Doing A Moby

Climatechanger brought this article to my attention - regarding the use of music in advertisements.

The piece is an interview with Bethany Klein from University of Leeds, who has written the soon-to-be-published As Heard on TV: Popular Music in Advertising.

I have often thought it odd that people criticise artists for allowing their music to appear in ads, accusing them of "selling out". To me it is no different than having your music played on commercial radio - which exists solely for the purpose of selling airtime to advertisers. Although your music may not be directly linked to one product, the intention still remains - you provide the interstitial soundtrack to blocks of ad space. Obviously there are products that I would never have my music associated with - but there are also radio stations where I would rather my music was not performed.

One section of this interview stood out to me. It follows a discussion on Moby's whore complex over the licensing of every track from Play:

MM - In your paper, you also quote a journalist who identified the “pragmatic reason that electronic music is making an instantaneous leap to commercials and soundtracks: No one else will play it.”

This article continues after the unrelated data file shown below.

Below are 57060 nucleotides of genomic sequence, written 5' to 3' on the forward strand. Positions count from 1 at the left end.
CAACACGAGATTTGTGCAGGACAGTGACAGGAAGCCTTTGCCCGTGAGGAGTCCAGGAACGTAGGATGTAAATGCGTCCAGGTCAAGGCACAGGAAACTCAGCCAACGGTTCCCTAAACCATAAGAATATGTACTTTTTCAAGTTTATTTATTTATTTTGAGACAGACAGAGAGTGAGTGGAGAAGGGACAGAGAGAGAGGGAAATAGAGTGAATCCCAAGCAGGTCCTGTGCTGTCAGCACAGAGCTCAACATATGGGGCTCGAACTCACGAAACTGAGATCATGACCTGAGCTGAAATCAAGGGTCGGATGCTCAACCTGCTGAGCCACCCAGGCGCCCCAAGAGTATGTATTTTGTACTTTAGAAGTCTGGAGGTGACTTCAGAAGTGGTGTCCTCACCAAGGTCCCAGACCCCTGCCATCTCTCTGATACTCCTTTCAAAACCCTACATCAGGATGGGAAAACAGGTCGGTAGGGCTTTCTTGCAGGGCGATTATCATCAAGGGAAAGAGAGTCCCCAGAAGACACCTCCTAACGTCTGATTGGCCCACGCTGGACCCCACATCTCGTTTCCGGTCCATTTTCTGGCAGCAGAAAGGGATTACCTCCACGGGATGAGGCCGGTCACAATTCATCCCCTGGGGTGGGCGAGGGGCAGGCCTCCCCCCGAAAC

Klein: Yeah, that’s true. Historically, if you look at the terms of constructed authenticity in popular music, you’ll find that Moby gets out of certain aspects of it because it is electronic music; it’s not rock ’n’ roll.

Now this is odd. Are they really insinuating that no one is "playing" electronic music? Surely if this were the case the medium would not exist - without an audience, there would be no desire to create. And the "constructed authenticity" - are we still having that argument, at a time when electronic music is so prevalent?

Rather it is the versatility of electronic music that makes it so desirable. There is such an abundance of it - in various shapes and forms, that the genre itself is to vast to be generalised in such a way. And consider who is placing the music in ads - young, impressionable tastemakers working in ad agencies, who seek out new music and strive to be the first to use it in the commercial context. 

Of course this isn't a universal rule - there will always be a place for rock'n'roll in advertising - just in time for the next DFS sofa sale.

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